One of Wall Street’s favourite trades opened up in Bitcoin. Here’s how to master it

One of Wall Street’s favourite trades opened up in Bitcoin. Here’s how to master it
Traders can take advantage of the discrepancy in price between Bitcoin futures and the spot market. Credit: John Angelillo/UPI/Shutterstock
  • As Bitcoin flirts with all-time high ETFs provide investors with a market neutral trade.
  • Pro traders exploit the discrepancy between spots prices and Bitcoin futures.
  • A similar trade can be applied to Bitcoin perpetual futures.

When Bitcoin crested at $69,100 on Tuesday, its highest point since the last bull market peaked in November 2021, all eyes turned to the ETFs launched earlier this year as a key driver.

Sure enough, record-breaking inflows into Bitcoin spot exchange-traded funds have been huge — BlackRock’s fund alone hit $10 billion in assets on March 1, less than two months after it went live.

Yet Bitcoin ETFs are doing more than drive up the market — they are also providing new trading opportunities.

Case in point is the so-called “basis” trade. A so-called “market neutral” stratagem, it allows traders to pocket money without taking any directional bet on a specific asset.

The basis trade

Under the trade, Bitcoin investors can either buy coins on the spot market, or take on leverage — borrowing money with the aim of investing it.

One way they can take on leverage is through futures contracts. These instruments allow traders to buy or sell assets for a predetermined price at a specified future date. Futures contracts can be bought on exchanges like CME.

When demand is high, futures can become more expensive than the spot price. But this situation tends to last for a set period of time because both prices are bound to converge when the futures contract expires.

It’s this discrepancy, called basis, that traders target.

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For example, if Bitcoin is trading at $50,000 but the corresponding futures contract is worth $55,000, then there’s a 10% price discrepancy between the two.

In that case, traders bet on whether the price of Bitcoin will catch up to the futures contract, or whether the futures contract will deflate and meet Bitcoin’s spot price.

If they believe the former, then they buy Bitcoin on the spot market and sell the futures contract. If they believe the latter, then they sell Bitcoin on the spot market and buy the futures contract.

This allows them to take advantage of the 10% price discrepancy between the spot price and futures price, without making any bets on whether Bitcoin itself will go up or down.

It’s not a free trade, however, since traders can still lose money by betting that Bitcoin spot will catch up to futures, and being wrong — or vice versa.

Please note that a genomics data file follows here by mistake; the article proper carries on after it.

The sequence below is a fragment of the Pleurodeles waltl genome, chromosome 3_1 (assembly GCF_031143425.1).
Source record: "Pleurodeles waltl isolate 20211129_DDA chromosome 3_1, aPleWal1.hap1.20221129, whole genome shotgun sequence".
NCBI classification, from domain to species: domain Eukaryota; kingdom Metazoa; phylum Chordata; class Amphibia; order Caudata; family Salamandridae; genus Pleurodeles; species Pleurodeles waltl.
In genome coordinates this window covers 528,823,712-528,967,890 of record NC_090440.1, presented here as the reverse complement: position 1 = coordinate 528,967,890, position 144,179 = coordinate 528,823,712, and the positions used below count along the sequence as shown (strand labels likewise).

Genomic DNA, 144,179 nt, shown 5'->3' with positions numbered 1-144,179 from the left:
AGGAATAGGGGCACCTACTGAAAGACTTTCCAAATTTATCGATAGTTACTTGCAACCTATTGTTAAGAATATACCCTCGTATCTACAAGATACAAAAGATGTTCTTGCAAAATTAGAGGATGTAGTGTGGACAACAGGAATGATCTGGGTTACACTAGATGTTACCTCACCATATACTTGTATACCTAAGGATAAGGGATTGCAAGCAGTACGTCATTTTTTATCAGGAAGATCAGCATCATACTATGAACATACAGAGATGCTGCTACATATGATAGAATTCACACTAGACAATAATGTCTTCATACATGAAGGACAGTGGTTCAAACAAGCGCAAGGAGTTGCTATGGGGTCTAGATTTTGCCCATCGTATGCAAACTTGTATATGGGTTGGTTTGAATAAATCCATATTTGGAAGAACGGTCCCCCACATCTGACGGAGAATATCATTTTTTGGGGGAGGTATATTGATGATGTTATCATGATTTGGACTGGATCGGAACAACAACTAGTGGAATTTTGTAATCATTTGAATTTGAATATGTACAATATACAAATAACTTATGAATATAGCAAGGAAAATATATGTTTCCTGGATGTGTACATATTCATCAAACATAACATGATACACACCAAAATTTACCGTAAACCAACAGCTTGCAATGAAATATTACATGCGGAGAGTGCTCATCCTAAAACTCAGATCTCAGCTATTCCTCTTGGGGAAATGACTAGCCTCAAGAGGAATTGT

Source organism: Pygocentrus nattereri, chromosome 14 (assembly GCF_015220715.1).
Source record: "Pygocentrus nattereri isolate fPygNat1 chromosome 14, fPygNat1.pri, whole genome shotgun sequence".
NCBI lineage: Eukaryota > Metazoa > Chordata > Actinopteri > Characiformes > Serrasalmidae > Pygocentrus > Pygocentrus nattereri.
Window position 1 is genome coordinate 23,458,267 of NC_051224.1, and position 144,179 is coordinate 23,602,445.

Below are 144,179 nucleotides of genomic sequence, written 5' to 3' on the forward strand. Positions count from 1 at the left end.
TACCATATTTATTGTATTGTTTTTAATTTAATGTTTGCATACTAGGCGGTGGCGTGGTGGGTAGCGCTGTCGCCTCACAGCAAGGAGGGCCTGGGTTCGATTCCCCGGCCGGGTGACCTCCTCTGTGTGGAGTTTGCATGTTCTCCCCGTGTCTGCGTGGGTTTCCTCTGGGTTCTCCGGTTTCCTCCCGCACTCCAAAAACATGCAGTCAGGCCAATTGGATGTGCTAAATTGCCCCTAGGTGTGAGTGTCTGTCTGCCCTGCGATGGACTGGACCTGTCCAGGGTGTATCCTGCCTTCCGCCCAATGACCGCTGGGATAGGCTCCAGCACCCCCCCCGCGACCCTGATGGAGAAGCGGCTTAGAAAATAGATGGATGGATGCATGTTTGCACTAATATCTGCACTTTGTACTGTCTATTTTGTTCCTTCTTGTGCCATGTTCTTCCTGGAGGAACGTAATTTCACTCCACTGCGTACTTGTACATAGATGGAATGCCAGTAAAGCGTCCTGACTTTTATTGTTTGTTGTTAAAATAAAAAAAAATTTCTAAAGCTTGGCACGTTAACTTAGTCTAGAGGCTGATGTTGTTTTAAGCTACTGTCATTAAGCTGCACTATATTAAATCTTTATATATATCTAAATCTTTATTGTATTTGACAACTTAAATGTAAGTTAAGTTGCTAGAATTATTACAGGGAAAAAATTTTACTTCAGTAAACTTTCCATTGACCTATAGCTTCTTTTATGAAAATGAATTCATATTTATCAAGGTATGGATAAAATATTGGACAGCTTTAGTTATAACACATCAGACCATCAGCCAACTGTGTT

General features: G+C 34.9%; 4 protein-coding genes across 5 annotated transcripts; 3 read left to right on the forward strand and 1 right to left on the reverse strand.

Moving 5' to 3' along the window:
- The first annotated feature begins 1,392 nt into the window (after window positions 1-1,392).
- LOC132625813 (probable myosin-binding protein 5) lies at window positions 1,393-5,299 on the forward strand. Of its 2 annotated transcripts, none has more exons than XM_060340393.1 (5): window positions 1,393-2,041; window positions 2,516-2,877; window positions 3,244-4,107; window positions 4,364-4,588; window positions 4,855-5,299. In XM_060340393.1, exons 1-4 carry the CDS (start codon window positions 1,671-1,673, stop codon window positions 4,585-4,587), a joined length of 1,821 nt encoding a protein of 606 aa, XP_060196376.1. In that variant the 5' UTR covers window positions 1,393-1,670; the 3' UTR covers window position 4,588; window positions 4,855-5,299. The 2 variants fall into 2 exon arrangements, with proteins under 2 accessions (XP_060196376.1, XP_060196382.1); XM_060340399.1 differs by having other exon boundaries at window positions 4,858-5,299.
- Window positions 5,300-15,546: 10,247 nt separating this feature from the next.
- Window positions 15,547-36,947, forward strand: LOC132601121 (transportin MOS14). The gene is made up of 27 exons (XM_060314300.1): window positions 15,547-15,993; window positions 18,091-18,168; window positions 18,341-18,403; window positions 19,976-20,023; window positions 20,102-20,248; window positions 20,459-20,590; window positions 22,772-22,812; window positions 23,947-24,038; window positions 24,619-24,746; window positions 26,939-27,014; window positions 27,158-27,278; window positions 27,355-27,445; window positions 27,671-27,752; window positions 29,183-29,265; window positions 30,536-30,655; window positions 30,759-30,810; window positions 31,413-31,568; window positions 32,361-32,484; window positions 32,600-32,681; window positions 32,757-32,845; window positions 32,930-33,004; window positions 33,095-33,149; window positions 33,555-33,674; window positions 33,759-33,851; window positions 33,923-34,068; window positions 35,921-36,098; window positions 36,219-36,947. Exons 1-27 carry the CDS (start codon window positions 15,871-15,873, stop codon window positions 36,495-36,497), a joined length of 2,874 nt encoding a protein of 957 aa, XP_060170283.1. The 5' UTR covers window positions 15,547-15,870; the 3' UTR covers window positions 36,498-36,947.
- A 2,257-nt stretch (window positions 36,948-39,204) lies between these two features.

ETF applications

The Bitcoin spot ETFs make it possible for institutional investors in the US to profit from the basis trade without needing to use crypto outfits such as Coinbase.

Instead of acquiring spot Bitcoin on Coinbase, they can simply buy shares from one of the Bitcoin spot ETFs. And futures contracts can be obtained on CME, which is now the largest Bitcoin futures platform in the world.

If the funding rate is positive, traders who are long pay interest to the traders who are short. If the funding rate is negative, the opposite happens.

Greg Sutton, senior sales trader at Coinbase Institutional, said during a December market call that he expected the discrepancy between spot price and futures price would likely diminish after the ETFs were launched, since market makers will have more options to execute the trade.

That prediction has yet to play out, as the basis remains elevated. For example, it stands at around 6% for futures contracts expiring in June 2024, and 10% for March 2025.

“For some, the basis trade comes across as dull, as it is unleveraged,” Basile Maire, co-founder of decentralised derivatives exchange D8X and former UBS executive director, told DL News.

Perpetual contracts

A similar trade can be put together by using perpetuals, Maire explained.

Perpetual futures, often referred to as perps, are like futures contracts except they have no settlement date. Instead, they use a funding rate, the function of which is to help a perpetual contract’s price and spot price to converge over time.

If the funding rate is positive, traders who are long pay interest to the traders who are short. If the funding rate is negative, the opposite happens.

Perpetuals are popular in crypto trading and can be found on both centralised exchanges like Binance and decentralised exchanges like GMX.

With perpetuals, basis traders still buy spot and sell the contract to gain a market neutral position. However, instead of making money when both prices converge, they profit directly from the funding rate, which acts like an interest rate.

“Temporary rates above 50% of annual percentage yield on the perpetual position notional are not unseen when the masses [take] long positions” at peak mania, Maire said.

Then again, the strategy has its dangers. “Traders need to keep track of their position to avoid liquidation in perpetuals as prices move up and should be aware that the funding rate sign can flip,” Maire added.

Tom Carreras is a markets correspondent for DL News. Got a tip about crypto trading? Reach out at